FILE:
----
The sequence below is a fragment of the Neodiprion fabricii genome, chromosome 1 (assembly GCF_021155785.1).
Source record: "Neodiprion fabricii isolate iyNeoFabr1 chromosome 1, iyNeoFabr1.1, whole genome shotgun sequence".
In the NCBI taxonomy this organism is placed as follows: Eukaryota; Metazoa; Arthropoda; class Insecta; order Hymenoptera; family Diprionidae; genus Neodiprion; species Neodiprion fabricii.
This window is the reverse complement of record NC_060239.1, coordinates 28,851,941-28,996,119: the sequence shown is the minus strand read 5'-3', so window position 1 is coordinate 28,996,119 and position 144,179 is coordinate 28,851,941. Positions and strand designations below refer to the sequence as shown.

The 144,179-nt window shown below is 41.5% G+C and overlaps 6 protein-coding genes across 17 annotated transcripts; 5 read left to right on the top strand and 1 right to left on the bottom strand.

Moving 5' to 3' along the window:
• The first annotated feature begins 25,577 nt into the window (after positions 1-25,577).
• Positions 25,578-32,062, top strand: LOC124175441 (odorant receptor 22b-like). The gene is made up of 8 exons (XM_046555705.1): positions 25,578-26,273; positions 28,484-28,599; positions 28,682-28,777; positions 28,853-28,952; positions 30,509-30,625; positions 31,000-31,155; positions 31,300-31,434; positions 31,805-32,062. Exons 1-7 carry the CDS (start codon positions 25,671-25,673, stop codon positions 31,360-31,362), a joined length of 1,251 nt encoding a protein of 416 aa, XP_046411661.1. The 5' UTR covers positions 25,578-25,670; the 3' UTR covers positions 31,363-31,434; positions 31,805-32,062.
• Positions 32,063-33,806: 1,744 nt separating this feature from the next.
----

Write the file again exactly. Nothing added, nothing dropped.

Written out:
The sequence below is a fragment of the Neodiprion fabricii genome, chromosome 1 (assembly GCF_021155785.1).
Source record: "Neodiprion fabricii isolate iyNeoFabr1 chromosome 1, iyNeoFabr1.1, whole genome shotgun sequence".
In the NCBI taxonomy this organism is placed as follows: Eukaryota; Metazoa; Arthropoda; class Insecta; order Hymenoptera; family Diprionidae; genus Neodiprion; species Neodiprion fabricii.
This window is the reverse complement of record NC_060239.1, coordinates 28,851,941-28,996,119: the sequence shown is the minus strand read 5'-3', so window position 1 is coordinate 28,996,119 and position 144,179 is coordinate 28,851,941. Positions and strand designations below refer to the sequence as shown.

The 144,179-nt window shown below is 41.5% G+C and overlaps 6 protein-coding genes across 17 annotated transcripts; 5 read left to right on the top strand and 1 right to left on the bottom strand.

Moving 5' to 3' along the window:
• The first annotated feature begins 25,577 nt into the window (after positions 1-25,577).
• Positions 25,578-32,062, top strand: LOC124175441 (odorant receptor 22b-like). The gene is made up of 8 exons (XM_046555705.1): positions 25,578-26,273; positions 28,484-28,599; positions 28,682-28,777; positions 28,853-28,952; positions 30,509-30,625; positions 31,000-31,155; positions 31,300-31,434; positions 31,805-32,062. Exons 1-7 carry the CDS (start codon positions 25,671-25,673, stop codon positions 31,360-31,362), a joined length of 1,251 nt encoding a protein of 416 aa, XP_046411661.1. The 5' UTR covers positions 25,578-25,670; the 3' UTR covers positions 31,363-31,434; positions 31,805-32,062.
• Positions 32,063-33,806: 1,744 nt separating this feature from the next.